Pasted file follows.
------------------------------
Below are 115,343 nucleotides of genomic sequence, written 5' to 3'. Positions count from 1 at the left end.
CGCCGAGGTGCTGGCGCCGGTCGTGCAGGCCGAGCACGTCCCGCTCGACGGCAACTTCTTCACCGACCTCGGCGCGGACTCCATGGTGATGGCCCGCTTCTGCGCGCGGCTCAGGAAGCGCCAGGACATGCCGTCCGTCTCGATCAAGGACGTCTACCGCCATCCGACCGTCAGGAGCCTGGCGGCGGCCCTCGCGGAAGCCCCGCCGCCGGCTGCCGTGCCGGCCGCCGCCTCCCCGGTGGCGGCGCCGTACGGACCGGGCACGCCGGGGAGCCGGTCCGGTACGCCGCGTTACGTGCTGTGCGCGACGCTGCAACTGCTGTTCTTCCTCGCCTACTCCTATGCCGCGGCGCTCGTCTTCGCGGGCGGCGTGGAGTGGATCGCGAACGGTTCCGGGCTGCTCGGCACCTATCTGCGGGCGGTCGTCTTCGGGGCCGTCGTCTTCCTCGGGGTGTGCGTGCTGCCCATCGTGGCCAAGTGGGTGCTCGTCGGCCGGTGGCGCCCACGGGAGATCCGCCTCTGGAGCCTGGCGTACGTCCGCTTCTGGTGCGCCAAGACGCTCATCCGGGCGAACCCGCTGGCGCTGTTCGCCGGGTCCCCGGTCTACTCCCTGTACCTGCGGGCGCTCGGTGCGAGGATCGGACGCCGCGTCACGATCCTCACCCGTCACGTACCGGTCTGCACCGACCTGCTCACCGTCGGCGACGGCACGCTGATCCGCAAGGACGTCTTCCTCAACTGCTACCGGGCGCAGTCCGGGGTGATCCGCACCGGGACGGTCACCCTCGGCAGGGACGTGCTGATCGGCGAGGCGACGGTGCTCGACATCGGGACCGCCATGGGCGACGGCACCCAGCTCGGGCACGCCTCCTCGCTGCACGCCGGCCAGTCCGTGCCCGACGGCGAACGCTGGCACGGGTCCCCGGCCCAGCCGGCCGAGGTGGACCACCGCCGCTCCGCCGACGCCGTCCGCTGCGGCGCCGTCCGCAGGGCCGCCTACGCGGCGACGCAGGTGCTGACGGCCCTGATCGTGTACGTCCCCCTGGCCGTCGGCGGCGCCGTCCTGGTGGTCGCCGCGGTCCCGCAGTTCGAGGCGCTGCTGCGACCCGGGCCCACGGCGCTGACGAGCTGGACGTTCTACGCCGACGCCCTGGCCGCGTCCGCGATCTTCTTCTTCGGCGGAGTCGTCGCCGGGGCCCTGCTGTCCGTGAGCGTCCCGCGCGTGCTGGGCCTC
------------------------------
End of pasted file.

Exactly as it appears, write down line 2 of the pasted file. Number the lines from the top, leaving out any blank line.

CGCCGAGGTGCTGGCGCCGGTCGTGCAGGCCGAGCACGTCCCGCTCGACGGCAACTTCTTCACCGACCTCGGCGCGGACTCCATGGTGATGGCCCGCTTCTGCGCGCGGCTCAGGAAGCGCCAGGACATGCCGTCCGTCTCGATCAAGGACGTCTACCGCCATCCGACCGTCAGGAGCCTGGCGGCGGCCCTCGCGGAAGCCCCGCCGCCGGCTGCCGTGCCGGCCGCCGCCTCCCCGGTGGCGGCGCCGTACGGACCGGGCACGCCGGGGAGCCGGTCCGGTACGCCGCGTTACGTGCTGTGCGCGACGCTGCAACTGCTGTTCTTCCTCGCCTACTCCTATGCCGCGGCGCTCGTCTTCGCGGGCGGCGTGGAGTGGATCGCGAACGGTTCCGGGCTGCTCGGCACCTATCTGCGGGCGGTCGTCTTCGGGGCCGTCGTCTTCCTCGGGGTGTGCGTGCTGCCCATCGTGGCCAAGTGGGTGCTCGTCGGCCGGTGGCGCCCACGGGAGATCCGCCTCTGGAGCCTGGCGTACGTCCGCTTCTGGTGCGCCAAGACGCTCATCCGGGCGAACCCGCTGGCGCTGTTCGCCGGGTCCCCGGTCTACTCCCTGTACCTGCGGGCGCTCGGTGCGAGGATCGGACGCCGCGTCACGATCCTCACCCGTCACGTACCGGTCTGCACCGACCTGCTCACCGTCGGCGACGGCACGCTGATCCGCAAGGACGTCTTCCTCAACTGCTACCGGGCGCAGTCCGGGGTGATCCGCACCGGGACGGTCACCCTCGGCAGGGACGTGCTGATCGGCGAGGCGACGGTGCTCGACATCGGGACCGCCATGGGCGACGGCACCCAGCTCGGGCACGCCTCCTCGCTGCACGCCGGCCAGTCCGTGCCCGACGGCGAACGCTGGCACGGGTCCCCGGCCCAGCCGGCCGAGGTGGACCACCGCCGCTCCGCCGACGCCGTCCGCTGCGGCGCCGTCCGCAGGGCCGCCTACGCGGCGACGCAGGTGCTGACGGCCCTGATCGTGTACGTCCCCCTGGCCGTCGGCGGCGCCGTCCTGGTGGTCGCCGCGGTCCCGCAGTTCGAGGCGCTGCTGCGACCCGGGCCCACGGCGCTGACGAGCTGGACGTTCTACGCCGACGCCCTGGCCGCGTCCGCGATCTTCTTCTTCGGCGGAGTCGTCGCCGGGGCCCTGCTGTCCGTGAGCGTCCCGCGCGTGCTGGGCCTC